‘The ANC by all rights should be required to pay for the losses incurred by SOEs …’ The ANC as a political party is bankrupt both financially and morally so good luck there.

Perhaps Dear Cyril should contribute a few hundred million rands of this bounty instead of using it to build a mansion in Fresnaye.

This is the problem when the same government is in power for too long.

Let us not ignore the fact that it is the ANC itself that is on trial here. The Zondo commission delves into the essence, the heart or core of the ANC. Zuma’s testimony epitomises the ANC ethos. Zuma’s testimony is the ANC’s version of the holy truth. We cannot realistically expect this product of a collectivist people and organisation, to think an act like someone from a free-market capitalist society. From our perspective, his testimony is a farce, he displays a lack of accountability and he acts immaturely, but from the point of view of the collectivist mindset, he is honest and upright.

The current president described the lack of accountability perfectly when he said that “nobody is responsible for the Eskom disaster and nobody is responsible for the implosion of the train service. It is we as citizens of the country who are collectively responsible and accountable.” This is the ANC ethos – “All Accountability lies with the collective”. According to the ANC ethos, Zuma is not guilty of anything, we are the culprits. Each one of us is guilty of state capture because we are the collective.

As educated and well-informed people we should logically expect the immature behaviour, the ignorance and incompetence and the criminality and decay to continue under ANC rule.

“Any attack on the peaceful possession of goods and on the property rights that pertain to them, any coercive manipulation of the free process of voluntary exchange, in short, any state intervention in a free market economy always brings about undesired effects, stifles individual initiative, corrupts moral and responsible behavior habits, makes the masses childish and irresponsible, hastens the decline of the social fabric, consumes accumulated wealth, and blocks the expansion of human population and the advancement of civilization, while everywhere increasing poverty.” – Jesús Huerta de Soto “Socialism and Decivilization”

I agree that the collectivist mindset of the ANC is the party’s justification to refuse responsibility.

But the Zondo Commission is more than just the ANC on trial: it is one of many battles in the proxy war between the two factions.

The utterly ridiculous thing is that you and I fund both sides of this war.

Both ANC factions are hellbent on destruction, although by different means. For 25 years the country has been in the grip of a revolution of destruction.

The Zondo Commission of Enquiry has a golden opportunity to hand Zuma a tin of paint and a brush so that he can paint himself into the proverbial corner. Then the PP MUST bring charges against him and his shamwaris based on all the evidence the commission has gathered. If not, Zondo himself and the entire judiciary will be seen as toothless dogs. The public is growing exceedingly tired, frustrated and impatient with all the smoking guns lying around. Enough pussy-footing around criminals already. The police and judiciary must be allowed to do their jobs without political interference and jail these rogues. ‘The System’ must start to work now otherwise who knows what further chaos the smoking guns will create.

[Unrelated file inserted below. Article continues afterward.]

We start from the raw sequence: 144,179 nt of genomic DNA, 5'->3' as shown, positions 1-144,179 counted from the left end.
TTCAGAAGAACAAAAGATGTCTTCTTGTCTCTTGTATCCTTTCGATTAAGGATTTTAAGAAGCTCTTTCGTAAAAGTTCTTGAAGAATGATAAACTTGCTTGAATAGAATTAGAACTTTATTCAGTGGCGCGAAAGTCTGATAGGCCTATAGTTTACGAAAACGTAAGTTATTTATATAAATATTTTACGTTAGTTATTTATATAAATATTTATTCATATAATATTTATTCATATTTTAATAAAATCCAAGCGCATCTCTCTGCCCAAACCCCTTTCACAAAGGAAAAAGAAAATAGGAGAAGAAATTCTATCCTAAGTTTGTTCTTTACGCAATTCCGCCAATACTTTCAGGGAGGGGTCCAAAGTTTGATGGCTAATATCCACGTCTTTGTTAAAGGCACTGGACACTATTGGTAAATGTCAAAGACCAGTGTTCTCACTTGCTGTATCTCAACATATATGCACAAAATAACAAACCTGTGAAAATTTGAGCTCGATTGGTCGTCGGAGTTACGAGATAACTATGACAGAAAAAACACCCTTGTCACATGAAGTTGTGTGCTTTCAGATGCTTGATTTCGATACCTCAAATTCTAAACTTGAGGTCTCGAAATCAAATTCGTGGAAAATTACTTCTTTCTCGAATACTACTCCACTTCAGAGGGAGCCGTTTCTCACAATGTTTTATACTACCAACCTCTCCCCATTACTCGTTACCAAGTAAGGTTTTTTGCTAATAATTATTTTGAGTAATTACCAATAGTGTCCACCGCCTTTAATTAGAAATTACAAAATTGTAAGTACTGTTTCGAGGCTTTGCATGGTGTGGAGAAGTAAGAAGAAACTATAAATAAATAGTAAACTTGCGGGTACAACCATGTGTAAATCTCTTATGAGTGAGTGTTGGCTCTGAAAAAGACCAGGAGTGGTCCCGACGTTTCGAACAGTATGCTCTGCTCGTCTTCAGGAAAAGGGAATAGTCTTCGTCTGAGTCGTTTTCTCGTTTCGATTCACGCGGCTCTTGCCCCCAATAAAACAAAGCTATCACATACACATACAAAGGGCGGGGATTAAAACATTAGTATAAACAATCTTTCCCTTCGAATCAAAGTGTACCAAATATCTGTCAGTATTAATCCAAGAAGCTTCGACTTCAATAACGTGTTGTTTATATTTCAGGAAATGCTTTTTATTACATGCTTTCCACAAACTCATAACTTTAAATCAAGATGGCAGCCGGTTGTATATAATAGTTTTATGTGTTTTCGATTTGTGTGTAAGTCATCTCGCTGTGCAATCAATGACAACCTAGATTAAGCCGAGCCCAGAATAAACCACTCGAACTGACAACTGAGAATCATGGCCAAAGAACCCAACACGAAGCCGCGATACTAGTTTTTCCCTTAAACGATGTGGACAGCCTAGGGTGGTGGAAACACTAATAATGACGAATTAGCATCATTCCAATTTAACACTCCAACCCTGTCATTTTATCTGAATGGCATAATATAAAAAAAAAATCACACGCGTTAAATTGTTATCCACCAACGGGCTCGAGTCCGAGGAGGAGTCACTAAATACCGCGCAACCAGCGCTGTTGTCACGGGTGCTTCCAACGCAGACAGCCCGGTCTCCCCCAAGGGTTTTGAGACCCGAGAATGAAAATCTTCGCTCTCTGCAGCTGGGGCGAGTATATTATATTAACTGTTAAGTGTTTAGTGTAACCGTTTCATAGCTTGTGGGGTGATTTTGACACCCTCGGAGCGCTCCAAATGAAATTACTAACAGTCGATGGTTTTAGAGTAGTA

The begging question is, why has the PP NOT brought charges against Zuma and his cabal, give all this evidence.

Coughing is so often a side affect of lying………Ask any lie detector specialist !

And he coughs A LOT… I wonder how much the Zondo Commission is costing and I wonder more, what, if any, outcome or consequence there will be.

He’s a very poor student of body language.

Come back tomorrow for the next insightful article in which we address the question, “Is the Pope Catholic?”…

Watson did not put his hand on paper, but directed all.

Mafia bosses deny ordering a hit.

Zuma hopes his status will save him.

He is probably banking on DCJ Zondo being a Zulu, an ANC supporter and remembering he was appointed by Zuma to the high office.

Zondo is going to lose the commission if he does not get firm with JZ

Let the downgrade Happen : Get an IMF Bailout WITH Conditions and frankly we will all be better off , rather then letting the ANC Buffoons dicate Policy !!!

In answer to your question here….Is the Pope a Catholic?

@ Mactheknife

The Pope…

Regarding religious or so-called spiritual concepts of faith-based belief systems, hierarchical status and entrenched privilege, a case MAY be made that the de jure leader or member by association of such a faith-based system may in fact be considered to be the holder of certain titles such as “Pope” but this in no way defines his essential selfhood as a member of the previously mentioned “Catholic” belief system.

This may only be factually defined by instigating an in-depth commission of enquiry, moderated by a respected member of the legal system (should one be found to be available) and by summoning many witnesses to the concept of the title, organisation and whether in fact if such an organisation does exist or is simply a figment of the imagination a the masses.

It would be reasonable in this instance to give the answer in your specific enquiry as …. Maybe.

Your interest in this matter is deeply appreciated and we look forward to further interaction in these metaphysical matters in the future, should it actually exist in the country of your origin.

The silent, compliant minority (taxpayers), need to start voicing their opinion as it is us who are funding our own downfall !

Nothing will happen to any of the Zondo Commission ” skelms”

No evidence = no guilt. End of story. Why would Zuma self-implicate himself?

He most definitely did but he most certainly doesn’t remember. Dishonesty comes easier to Zuma than any human being in history.

End of comments.